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Letters

Proper planning key to sustainable growth

Residential units under construction
Residential units under construction. FILE PHOTO | NMG 

The United Nations designated the first Monday of every October as World Habitat Day to reflect on the state of our towns and cities, and on the basic right of all to adequate shelter.

This year’s World Habitat Day was marked on October 7. The day reminds us that we all have the power and the responsibility to shape the future of our cities and towns. Urban areas especially cities are now home to slightly more than half of the world’s seven billion people.

Current urbanisation trends indicate that an additional three billion people will be living in urban areas by 2050, increasing the urban share of the world’s population to two-thirds. In the Kenyan context according to available data from the Kenya National Bureau of Statistics, by 2050 about 50 percent of the Kenyan population will be living in the cities and by 2030, the population of Nairobi will be about six million people.

Cities are economic powerhouses that generate more than 80 percent of the global Gross Domestic Product. However, they are considered to be centres of environmental degradation that also experience huge social problems like poverty, lack of proper housing, inadequate basic services and infrastructure among others.

Kenya’s Constitution guarantees access to basic services such as water, sanitation, roads, housing and energy but urbanisation has put a strain on these services. For example the rapid urbanisation in the three major cities in Kenya i.e. Nairobi, Mombasa, and Kisumu has resulted in expansion of informal settlements leading to inadequate facilities and limited access to basic services.

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The world’s population grows by nearly 250,000 people every day. Developing countries such as Kenya cannot survive the pressure of population due to the meagre resources and quality of amenities unless we plan our cities sustainably. With such exponential population growth, there is a need to review how we plan our cities.

The goal is to ensure that we have sustainable smart cities that have adequate services such as water, electricity, functional transport system and proper waste management. Sustainable development cannot be achieved without proper urban planning and significantly transforming the way we build and manage our urban spaces.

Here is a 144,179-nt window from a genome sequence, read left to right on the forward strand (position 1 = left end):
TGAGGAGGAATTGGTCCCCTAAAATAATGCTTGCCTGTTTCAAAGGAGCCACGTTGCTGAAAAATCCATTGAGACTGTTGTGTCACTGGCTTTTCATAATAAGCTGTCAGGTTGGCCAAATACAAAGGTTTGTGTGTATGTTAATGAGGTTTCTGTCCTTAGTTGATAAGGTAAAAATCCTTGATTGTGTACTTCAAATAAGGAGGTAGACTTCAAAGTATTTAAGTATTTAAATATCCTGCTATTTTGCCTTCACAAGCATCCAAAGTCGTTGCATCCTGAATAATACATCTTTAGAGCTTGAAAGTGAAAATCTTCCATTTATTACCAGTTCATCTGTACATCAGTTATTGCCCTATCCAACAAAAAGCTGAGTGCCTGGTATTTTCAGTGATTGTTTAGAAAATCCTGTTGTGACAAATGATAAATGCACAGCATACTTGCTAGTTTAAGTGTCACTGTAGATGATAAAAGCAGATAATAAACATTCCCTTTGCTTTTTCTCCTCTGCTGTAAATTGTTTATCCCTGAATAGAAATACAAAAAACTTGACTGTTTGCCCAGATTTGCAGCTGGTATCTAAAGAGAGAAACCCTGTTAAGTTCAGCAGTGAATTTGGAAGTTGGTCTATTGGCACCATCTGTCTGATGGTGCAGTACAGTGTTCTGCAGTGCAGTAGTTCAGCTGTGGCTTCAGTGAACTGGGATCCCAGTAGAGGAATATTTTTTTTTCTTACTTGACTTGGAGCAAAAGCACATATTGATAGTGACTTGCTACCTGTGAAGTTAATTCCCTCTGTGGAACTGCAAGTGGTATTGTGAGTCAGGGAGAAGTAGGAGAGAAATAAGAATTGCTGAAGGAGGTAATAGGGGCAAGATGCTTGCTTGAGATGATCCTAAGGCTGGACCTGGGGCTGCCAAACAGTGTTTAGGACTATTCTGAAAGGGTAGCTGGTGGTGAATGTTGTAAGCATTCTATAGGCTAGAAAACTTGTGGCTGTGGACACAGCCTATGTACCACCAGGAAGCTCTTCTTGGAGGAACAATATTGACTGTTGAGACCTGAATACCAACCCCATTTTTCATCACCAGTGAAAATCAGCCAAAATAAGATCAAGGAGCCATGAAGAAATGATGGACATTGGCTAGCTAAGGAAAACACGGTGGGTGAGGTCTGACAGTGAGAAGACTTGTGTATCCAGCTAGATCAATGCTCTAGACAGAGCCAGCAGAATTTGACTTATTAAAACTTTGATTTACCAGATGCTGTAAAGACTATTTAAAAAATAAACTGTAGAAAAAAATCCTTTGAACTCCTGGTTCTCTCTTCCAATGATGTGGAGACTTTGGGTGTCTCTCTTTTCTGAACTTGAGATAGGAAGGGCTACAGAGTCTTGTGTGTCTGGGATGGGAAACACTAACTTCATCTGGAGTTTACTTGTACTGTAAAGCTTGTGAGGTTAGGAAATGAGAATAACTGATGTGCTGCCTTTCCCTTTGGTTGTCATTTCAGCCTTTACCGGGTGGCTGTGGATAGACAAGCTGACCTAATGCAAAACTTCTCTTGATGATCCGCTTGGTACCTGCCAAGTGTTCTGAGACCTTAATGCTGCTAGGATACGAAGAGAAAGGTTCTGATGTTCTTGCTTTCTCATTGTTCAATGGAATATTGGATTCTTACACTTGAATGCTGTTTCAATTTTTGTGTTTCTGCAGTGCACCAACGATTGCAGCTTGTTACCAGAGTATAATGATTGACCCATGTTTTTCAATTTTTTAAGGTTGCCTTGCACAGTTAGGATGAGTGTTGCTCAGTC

Secondly, a key facilitator and enabler of realisation of sustainable cities and communities is active involvement of the communities in a structured manner. Organised community groups such as Resident Associations provide an effective mechanism for citizens to participate in urban development and contribute towards sustainable cities and communities.

Over the years, Kenya’s urban residents have become more proactive in wanting to get involved in decisions that affect them. This has seen a more rapid growth of citizen structures that are used as vehicles for engaging government in service delivery agenda. The government should therefore put in place enabling frameworks and mechanisms that support effective public participation in the sustainable development agenda.

There is also need for stakeholder platforms to facilitate sharing of ideas and development of resolutions that contribute towards community involvement in the sustainable development agenda.

To this end, the Kenya Alliance of Resident Associations will host a Resident Associations Summit on 21st to 22nd November . Its theme will be “Building Sustainable and Inclusive Cities and Communities in Kenya”.

The summit is designed to provide a platform for both state and non state actors to deliberate on the participatory and inclusive approach that Kenya needs to embrace towards accelerated achievement of sustainable and inclusive cities and communities.

Finally, the current digital transformation is assuming an increasingly decisive role in the sustainable development agenda. Cities intending to experience rapid sustainable development must embrace digitisation and innovation in areas such as social inclusion and management of resources.

Kenya as a country must leverage on digitisation and innovation in order to achieve the sustainable development goals by 2030.

Henry Ochieng, CEO, Kenya Alliance of Resident Associations

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